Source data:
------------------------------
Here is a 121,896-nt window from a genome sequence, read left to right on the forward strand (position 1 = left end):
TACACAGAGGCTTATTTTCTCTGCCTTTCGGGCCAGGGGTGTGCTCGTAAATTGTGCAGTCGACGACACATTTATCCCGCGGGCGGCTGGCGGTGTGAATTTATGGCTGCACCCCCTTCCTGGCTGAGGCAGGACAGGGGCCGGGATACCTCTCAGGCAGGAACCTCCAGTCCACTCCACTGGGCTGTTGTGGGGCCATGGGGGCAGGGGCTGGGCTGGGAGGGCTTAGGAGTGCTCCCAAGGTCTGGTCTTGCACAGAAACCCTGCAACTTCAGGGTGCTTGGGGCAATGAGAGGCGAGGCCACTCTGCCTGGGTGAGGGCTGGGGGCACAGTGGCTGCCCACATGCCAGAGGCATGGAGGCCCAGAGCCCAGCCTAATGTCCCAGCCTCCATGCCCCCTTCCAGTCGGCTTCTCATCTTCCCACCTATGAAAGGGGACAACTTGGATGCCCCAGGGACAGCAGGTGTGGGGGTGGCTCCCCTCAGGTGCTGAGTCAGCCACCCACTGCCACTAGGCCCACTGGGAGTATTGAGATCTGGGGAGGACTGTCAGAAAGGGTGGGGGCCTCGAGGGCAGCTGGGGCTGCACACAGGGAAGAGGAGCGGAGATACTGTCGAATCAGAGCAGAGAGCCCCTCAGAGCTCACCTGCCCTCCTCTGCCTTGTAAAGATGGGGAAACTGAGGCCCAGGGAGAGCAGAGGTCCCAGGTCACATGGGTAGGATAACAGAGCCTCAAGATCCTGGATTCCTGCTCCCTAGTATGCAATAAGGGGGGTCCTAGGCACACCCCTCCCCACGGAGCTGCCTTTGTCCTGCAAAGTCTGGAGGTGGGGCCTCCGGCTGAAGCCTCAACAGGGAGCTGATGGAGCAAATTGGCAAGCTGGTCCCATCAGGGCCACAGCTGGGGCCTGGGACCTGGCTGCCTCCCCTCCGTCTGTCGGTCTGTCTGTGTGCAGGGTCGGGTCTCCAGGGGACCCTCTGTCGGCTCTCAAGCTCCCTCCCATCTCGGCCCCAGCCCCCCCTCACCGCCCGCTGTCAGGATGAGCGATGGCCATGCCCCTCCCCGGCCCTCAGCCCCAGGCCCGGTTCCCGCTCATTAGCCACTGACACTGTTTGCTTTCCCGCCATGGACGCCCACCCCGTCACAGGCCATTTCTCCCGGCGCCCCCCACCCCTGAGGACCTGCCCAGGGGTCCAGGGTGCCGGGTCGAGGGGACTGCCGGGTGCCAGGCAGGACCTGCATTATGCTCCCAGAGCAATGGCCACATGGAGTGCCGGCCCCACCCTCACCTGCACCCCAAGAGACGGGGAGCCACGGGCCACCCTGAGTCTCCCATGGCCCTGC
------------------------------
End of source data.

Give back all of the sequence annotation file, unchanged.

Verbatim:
Here is a 121,896-nt window from a genome sequence, read left to right on the forward strand (position 1 = left end):
TACACAGAGGCTTATTTTCTCTGCCTTTCGGGCCAGGGGTGTGCTCGTAAATTGTGCAGTCGACGACACATTTATCCCGCGGGCGGCTGGCGGTGTGAATTTATGGCTGCACCCCCTTCCTGGCTGAGGCAGGACAGGGGCCGGGATACCTCTCAGGCAGGAACCTCCAGTCCACTCCACTGGGCTGTTGTGGGGCCATGGGGGCAGGGGCTGGGCTGGGAGGGCTTAGGAGTGCTCCCAAGGTCTGGTCTTGCACAGAAACCCTGCAACTTCAGGGTGCTTGGGGCAATGAGAGGCGAGGCCACTCTGCCTGGGTGAGGGCTGGGGGCACAGTGGCTGCCCACATGCCAGAGGCATGGAGGCCCAGAGCCCAGCCTAATGTCCCAGCCTCCATGCCCCCTTCCAGTCGGCTTCTCATCTTCCCACCTATGAAAGGGGACAACTTGGATGCCCCAGGGACAGCAGGTGTGGGGGTGGCTCCCCTCAGGTGCTGAGTCAGCCACCCACTGCCACTAGGCCCACTGGGAGTATTGAGATCTGGGGAGGACTGTCAGAAAGGGTGGGGGCCTCGAGGGCAGCTGGGGCTGCACACAGGGAAGAGGAGCGGAGATACTGTCGAATCAGAGCAGAGAGCCCCTCAGAGCTCACCTGCCCTCCTCTGCCTTGTAAAGATGGGGAAACTGAGGCCCAGGGAGAGCAGAGGTCCCAGGTCACATGGGTAGGATAACAGAGCCTCAAGATCCTGGATTCCTGCTCCCTAGTATGCAATAAGGGGGGTCCTAGGCACACCCCTCCCCACGGAGCTGCCTTTGTCCTGCAAAGTCTGGAGGTGGGGCCTCCGGCTGAAGCCTCAACAGGGAGCTGATGGAGCAAATTGGCAAGCTGGTCCCATCAGGGCCACAGCTGGGGCCTGGGACCTGGCTGCCTCCCCTCCGTCTGTCGGTCTGTCTGTGTGCAGGGTCGGGTCTCCAGGGGACCCTCTGTCGGCTCTCAAGCTCCCTCCCATCTCGGCCCCAGCCCCCCCTCACCGCCCGCTGTCAGGATGAGCGATGGCCATGCCCCTCCCCGGCCCTCAGCCCCAGGCCCGGTTCCCGCTCATTAGCCACTGACACTGTTTGCTTTCCCGCCATGGACGCCCACCCCGTCACAGGCCATTTCTCCCGGCGCCCCCCACCCCTGAGGACCTGCCCAGGGGTCCAGGGTGCCGGGTCGAGGGGACTGCCGGGTGCCAGGCAGGACCTGCATTATGCTCCCAGAGCAATGGCCACATGGAGTGCCGGCCCCACCCTCACCTGCACCCCAAGAGACGGGGAGCCACGGGCCACCCTGAGTCTCCCATGGCCCTGC